We arrived at the restaurant shortly after 7 pm and were seated right away. Obviously, not a busy night. Our food arrived an hour and fifteen minutes later. I didn’t realize the restaurant had to cross the state line to hunt down a few vegetables. Wait a second…don’t we live in the Garden State? But I digress. The waitress, whose name I don’t know and perhaps she doesn’t either, makes a stop at our table 45 minutes after we placed our order and says, “My brain is fried. Your food will be up soon. Sorry guys.” Really? No, “can I refill your drinks, here’s some bread, would you like fries with that?”

It’s a good thing we were enjoying each other’s company because we hadn’t completely noticed how much time had passed until my friend Linda leaned in and said to us, “Do you think our food is ever coming out?” The sun setting should’ve been the other clue. But hey, we were having fun.

So another 20 minutes passes when the Waitress With The Over Done Tattoo returns without our food to let us know it won’t be much longer. When we kindly remind her that the entrees were supposed to come with salads. She checks her little black book and says, “I’m really messing up tonight. It’s my last night.” And to that I say, “Who cares?” and “Probably a good career move.” Although, if she’s taking on a job that requires the use of sharp objects she may want to stick with waitressing. Just saying.

Our food finally arrives and three spiders from the river decided to join us. One spider made himself comfortable on my lap and if you know me at all you know I jumped out of my chair and screamed like a girl. The waitress brought our check and gave us a 25 percent discount for our trouble. Frankly, I think the meal should’ve been free. We tipped her on the discounted amount. Her response to our tip? “Seriously?” 

It took all of my years of yoga practice not to give her a piece of my Italian mind. That and my friend Robin waving me out of the restaurant. Thank God for friends. They see who you are and like you anyway.

Why did the Waitress With The Over Done Tattoo think she was entitled to a better tip? Is it because we’re raising a generation of kids who always get the trophy that when they become adults they say, “Why try hard? Why do my best? I’m going to get the tip anyway.” Or is it just this waitress?

My friends and I didn’t let the bad service ruin our night. But we did walk back to our cars discussing the waitress’s inability to take responsibility for her actions. I don’t think we’ll return to the little restaurant along the river with the red patio umbrellas. If we’re paying for a meal aren’t we entitled to pick a better place?

 

New Friends, Old Friends, and Unfriend.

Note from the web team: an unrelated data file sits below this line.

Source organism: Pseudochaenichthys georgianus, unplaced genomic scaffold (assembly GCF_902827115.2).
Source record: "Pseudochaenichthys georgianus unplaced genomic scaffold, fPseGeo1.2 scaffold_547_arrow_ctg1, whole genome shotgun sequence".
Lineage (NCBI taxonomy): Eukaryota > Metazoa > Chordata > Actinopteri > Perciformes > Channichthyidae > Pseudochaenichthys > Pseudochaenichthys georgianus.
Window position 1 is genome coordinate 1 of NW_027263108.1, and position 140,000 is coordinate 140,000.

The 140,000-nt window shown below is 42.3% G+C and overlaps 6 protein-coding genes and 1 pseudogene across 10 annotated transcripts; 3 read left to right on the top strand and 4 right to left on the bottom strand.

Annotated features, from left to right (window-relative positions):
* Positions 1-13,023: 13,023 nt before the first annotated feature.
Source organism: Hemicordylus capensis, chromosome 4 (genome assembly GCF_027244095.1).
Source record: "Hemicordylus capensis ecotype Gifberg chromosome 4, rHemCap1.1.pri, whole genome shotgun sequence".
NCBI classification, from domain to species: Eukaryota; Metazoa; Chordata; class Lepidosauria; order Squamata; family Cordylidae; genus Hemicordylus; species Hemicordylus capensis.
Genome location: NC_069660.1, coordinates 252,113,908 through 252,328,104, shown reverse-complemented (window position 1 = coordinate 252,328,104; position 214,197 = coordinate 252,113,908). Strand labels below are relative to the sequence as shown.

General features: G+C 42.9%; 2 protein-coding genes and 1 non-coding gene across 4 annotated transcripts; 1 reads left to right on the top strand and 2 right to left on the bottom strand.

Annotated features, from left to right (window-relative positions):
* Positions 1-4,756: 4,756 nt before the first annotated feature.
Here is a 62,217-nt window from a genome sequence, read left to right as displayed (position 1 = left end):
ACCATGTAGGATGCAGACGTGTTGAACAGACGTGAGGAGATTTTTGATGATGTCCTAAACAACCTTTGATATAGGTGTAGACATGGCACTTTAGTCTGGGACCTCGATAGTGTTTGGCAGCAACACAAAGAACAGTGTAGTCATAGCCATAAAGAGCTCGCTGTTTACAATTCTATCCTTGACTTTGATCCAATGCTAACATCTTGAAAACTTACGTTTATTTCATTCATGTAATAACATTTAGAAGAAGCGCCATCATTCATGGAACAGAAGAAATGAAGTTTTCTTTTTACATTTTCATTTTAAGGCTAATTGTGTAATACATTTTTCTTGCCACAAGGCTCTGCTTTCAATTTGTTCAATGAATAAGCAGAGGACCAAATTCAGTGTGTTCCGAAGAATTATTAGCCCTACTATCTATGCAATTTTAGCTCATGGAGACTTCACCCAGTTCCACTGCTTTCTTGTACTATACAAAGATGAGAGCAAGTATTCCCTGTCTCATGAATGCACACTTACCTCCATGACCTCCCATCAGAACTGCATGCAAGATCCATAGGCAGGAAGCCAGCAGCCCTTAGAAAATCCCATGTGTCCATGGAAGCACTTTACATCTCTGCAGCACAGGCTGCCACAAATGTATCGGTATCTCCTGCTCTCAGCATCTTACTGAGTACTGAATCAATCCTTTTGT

These wonderful ladies are some new friends I made since moving to the country. Boy, do we laugh. Thanks, ladies!
These wonderful ladies are some new friends I made since moving to the country. Boy, do we laugh. Thanks, ladies!

Recently, I discovered someone I’ve known since I was 10 “unfriended” me on Facebook. I know, who would do that? I’m nice to everyone. I was rather impressed she had the time to comb through her “friends” and bother to delete me at all. But, she did and that’s that. She isn’t the first friend to change their status with me, in real life I mean, and she won’t be the last. Over the years I’ve had friendships end on a bad note and others that just ended without a sound. I realize now most friendships need to end at some point and I don’t have to make such a loud stink about it. It’s better to go quietly. Which we all know, being quiet is very hard for me. (Go ahead, ma, chime in. I know you want to.)

I’m a firm believer we walk a path with our friends and when we no longer need each other the path splits and we go our separate ways. There’s nothing wrong with that. I’m sure you’ve all heard that saying, “a friend for a season, a friend for a reason…” It’s true. When I look back over my life I see it was time for a friendship to end and then another friend steps on the path to walk with me for a while. It’s amazing, really.

Ladies need their girlfriends. We need someone to laugh with, cry with, vent to. We need that person in our life who with only a look knows exactly what’s going on inside us. The friend to crack up with in the dressing rooms when you’re trying on bras and can’t remember where your boobs are supposed to go. The friend to laugh with about raising kids, because some days if you don’t laugh, you’ll cry. And remember my parenting tip, better they cry than you do. But we need our friends to cry with too. Someone who can watch our faces turn red, our eyes swell up, and our noses run and still love us for the sloppy mess we’re making.

I’m okay with leaving the path from people I’ve called friend. It made space for new friends to come in. But there are a few women who’ve walked with me for a very long time and I hope the Universe sees fit to keep us on the same path until the end of the road. Love you all!

This friend is chained to me. She can't leave the path even if she wants to! Ha!
This friend is chained to me. She can’t leave the path even if she wants to! Ha!